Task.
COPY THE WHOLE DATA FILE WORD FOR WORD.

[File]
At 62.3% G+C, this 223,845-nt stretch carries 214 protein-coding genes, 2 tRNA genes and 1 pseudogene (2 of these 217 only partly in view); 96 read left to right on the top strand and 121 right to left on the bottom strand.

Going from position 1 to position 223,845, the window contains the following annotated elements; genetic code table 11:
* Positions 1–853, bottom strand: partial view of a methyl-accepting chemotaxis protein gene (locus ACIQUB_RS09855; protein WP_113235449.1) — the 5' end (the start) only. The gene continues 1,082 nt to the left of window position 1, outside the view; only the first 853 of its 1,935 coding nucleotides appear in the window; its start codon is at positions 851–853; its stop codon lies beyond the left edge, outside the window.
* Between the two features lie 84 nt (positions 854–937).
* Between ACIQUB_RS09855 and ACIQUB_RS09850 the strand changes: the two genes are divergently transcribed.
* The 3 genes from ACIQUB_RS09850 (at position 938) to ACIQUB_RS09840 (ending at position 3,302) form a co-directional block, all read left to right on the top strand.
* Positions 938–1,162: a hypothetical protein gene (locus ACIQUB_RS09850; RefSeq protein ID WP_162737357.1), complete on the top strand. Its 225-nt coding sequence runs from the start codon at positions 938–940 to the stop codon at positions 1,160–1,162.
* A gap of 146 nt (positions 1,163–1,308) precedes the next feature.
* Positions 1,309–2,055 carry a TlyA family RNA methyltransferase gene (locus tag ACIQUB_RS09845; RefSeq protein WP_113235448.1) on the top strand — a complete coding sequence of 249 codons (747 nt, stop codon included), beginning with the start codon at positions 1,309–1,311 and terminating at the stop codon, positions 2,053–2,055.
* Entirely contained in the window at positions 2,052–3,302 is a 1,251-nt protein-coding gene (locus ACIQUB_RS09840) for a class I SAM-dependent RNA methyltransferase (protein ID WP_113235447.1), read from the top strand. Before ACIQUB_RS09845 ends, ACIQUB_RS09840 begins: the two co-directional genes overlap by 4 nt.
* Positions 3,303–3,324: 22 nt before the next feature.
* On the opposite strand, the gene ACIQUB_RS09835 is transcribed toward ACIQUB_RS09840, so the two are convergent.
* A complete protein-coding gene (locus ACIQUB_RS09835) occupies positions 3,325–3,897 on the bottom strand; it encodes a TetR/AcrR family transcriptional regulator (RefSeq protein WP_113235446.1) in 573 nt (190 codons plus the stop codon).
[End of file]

At 62.3% G+C, this 223,845-nt stretch carries 214 protein-coding genes, 2 tRNA genes and 1 pseudogene (2 of these 217 only partly in view); 96 read left to right on the top strand and 121 right to left on the bottom strand.

Going from position 1 to position 223,845, the window contains the following annotated elements; genetic code table 11:
* Positions 1–853, bottom strand: partial view of a methyl-accepting chemotaxis protein gene (locus ACIQUB_RS09855; protein WP_113235449.1) — the 5' end (the start) only. The gene continues 1,082 nt to the left of window position 1, outside the view; only the first 853 of its 1,935 coding nucleotides appear in the window; its start codon is at positions 851–853; its stop codon lies beyond the left edge, outside the window.
* Between the two features lie 84 nt (positions 854–937).
* Between ACIQUB_RS09855 and ACIQUB_RS09850 the strand changes: the two genes are divergently transcribed.
* The 3 genes from ACIQUB_RS09850 (at position 938) to ACIQUB_RS09840 (ending at position 3,302) form a co-directional block, all read left to right on the top strand.
* Positions 938–1,162: a hypothetical protein gene (locus ACIQUB_RS09850; RefSeq protein ID WP_162737357.1), complete on the top strand. Its 225-nt coding sequence runs from the start codon at positions 938–940 to the stop codon at positions 1,160–1,162.
* A gap of 146 nt (positions 1,163–1,308) precedes the next feature.
* Positions 1,309–2,055 carry a TlyA family RNA methyltransferase gene (locus tag ACIQUB_RS09845; RefSeq protein WP_113235448.1) on the top strand — a complete coding sequence of 249 codons (747 nt, stop codon included), beginning with the start codon at positions 1,309–1,311 and terminating at the stop codon, positions 2,053–2,055.
* Entirely contained in the window at positions 2,052–3,302 is a 1,251-nt protein-coding gene (locus ACIQUB_RS09840) for a class I SAM-dependent RNA methyltransferase (protein ID WP_113235447.1), read from the top strand. Before ACIQUB_RS09845 ends, ACIQUB_RS09840 begins: the two co-directional genes overlap by 4 nt.
* Positions 3,303–3,324: 22 nt before the next feature.
* On the opposite strand, the gene ACIQUB_RS09835 is transcribed toward ACIQUB_RS09840, so the two are convergent.
* A complete protein-coding gene (locus ACIQUB_RS09835) occupies positions 3,325–3,897 on the bottom strand; it encodes a TetR/AcrR family transcriptional regulator (RefSeq protein WP_113235446.1) in 573 nt (190 codons plus the stop codon).